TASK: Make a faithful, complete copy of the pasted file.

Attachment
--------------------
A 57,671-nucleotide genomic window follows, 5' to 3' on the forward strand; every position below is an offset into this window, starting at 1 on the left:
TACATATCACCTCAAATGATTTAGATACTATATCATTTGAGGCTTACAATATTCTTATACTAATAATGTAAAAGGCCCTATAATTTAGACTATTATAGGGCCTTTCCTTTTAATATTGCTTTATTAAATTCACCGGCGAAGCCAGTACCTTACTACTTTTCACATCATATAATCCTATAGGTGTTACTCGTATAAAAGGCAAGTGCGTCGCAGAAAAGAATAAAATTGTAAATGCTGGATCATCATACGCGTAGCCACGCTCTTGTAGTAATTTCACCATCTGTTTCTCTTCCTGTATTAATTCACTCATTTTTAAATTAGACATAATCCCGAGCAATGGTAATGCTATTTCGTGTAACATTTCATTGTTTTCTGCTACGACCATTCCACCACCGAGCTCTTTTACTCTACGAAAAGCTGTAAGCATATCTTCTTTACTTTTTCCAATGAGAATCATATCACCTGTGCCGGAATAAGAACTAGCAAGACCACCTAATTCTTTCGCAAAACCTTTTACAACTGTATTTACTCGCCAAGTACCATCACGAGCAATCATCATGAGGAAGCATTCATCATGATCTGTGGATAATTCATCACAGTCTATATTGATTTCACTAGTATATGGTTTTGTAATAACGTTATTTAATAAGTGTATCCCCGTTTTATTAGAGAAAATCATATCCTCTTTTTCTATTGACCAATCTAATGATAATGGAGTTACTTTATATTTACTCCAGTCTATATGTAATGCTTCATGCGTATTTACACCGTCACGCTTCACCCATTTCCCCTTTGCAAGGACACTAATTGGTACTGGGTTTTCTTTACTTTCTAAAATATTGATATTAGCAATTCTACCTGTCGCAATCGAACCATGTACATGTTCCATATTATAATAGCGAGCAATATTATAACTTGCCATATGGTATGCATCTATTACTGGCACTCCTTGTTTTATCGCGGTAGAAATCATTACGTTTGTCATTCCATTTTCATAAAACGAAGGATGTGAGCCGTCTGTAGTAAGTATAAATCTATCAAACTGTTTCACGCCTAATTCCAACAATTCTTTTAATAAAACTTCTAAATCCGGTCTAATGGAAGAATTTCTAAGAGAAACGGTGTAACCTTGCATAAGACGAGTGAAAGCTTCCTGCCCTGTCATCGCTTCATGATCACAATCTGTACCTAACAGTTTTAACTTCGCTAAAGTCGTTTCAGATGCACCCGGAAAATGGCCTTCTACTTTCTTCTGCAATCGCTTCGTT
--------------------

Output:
A 57,671-nucleotide genomic window follows, 5' to 3' on the forward strand; every position below is an offset into this window, starting at 1 on the left:
TACATATCACCTCAAATGATTTAGATACTATATCATTTGAGGCTTACAATATTCTTATACTAATAATGTAAAAGGCCCTATAATTTAGACTATTATAGGGCCTTTCCTTTTAATATTGCTTTATTAAATTCACCGGCGAAGCCAGTACCTTACTACTTTTCACATCATATAATCCTATAGGTGTTACTCGTATAAAAGGCAAGTGCGTCGCAGAAAAGAATAAAATTGTAAATGCTGGATCATCATACGCGTAGCCACGCTCTTGTAGTAATTTCACCATCTGTTTCTCTTCCTGTATTAATTCACTCATTTTTAAATTAGACATAATCCCGAGCAATGGTAATGCTATTTCGTGTAACATTTCATTGTTTTCTGCTACGACCATTCCACCACCGAGCTCTTTTACTCTACGAAAAGCTGTAAGCATATCTTCTTTACTTTTTCCAATGAGAATCATATCACCTGTGCCGGAATAAGAACTAGCAAGACCACCTAATTCTTTCGCAAAACCTTTTACAACTGTATTTACTCGCCAAGTACCATCACGAGCAATCATCATGAGGAAGCATTCATCATGATCTGTGGATAATTCATCACAGTCTATATTGATTTCACTAGTATATGGTTTTGTAATAACGTTATTTAATAAGTGTATCCCCGTTTTATTAGAGAAAATCATATCCTCTTTTTCTATTGACCAATCTAATGATAATGGAGTTACTTTATATTTACTCCAGTCTATATGTAATGCTTCATGCGTATTTACACCGTCACGCTTCACCCATTTCCCCTTTGCAAGGACACTAATTGGTACTGGGTTTTCTTTACTTTCTAAAATATTGATATTAGCAATTCTACCTGTCGCAATCGAACCATGTACATGTTCCATATTATAATAGCGAGCAATATTATAACTTGCCATATGGTATGCATCTATTACTGGCACTCCTTGTTTTATCGCGGTAGAAATCATTACGTTTGTCATTCCATTTTCATAAAACGAAGGATGTGAGCCGTCTGTAGTAAGTATAAATCTATCAAACTGTTTCACGCCTAATTCCAACAATTCTTTTAATAAAACTTCTAAATCCGGTCTAATGGAAGAATTTCTAAGAGAAACGGTGTAACCTTGCATAAGACGAGTGAAAGCTTCCTGCCCTGTCATCGCTTCATGATCACAATCTGTACCTAACAGTTTTAACTTCGCTAAAGTCGTTTCAGATGCACCCGGAAAATGGCCTTCTACTTTCTTCTGCAATCGCTTCGTT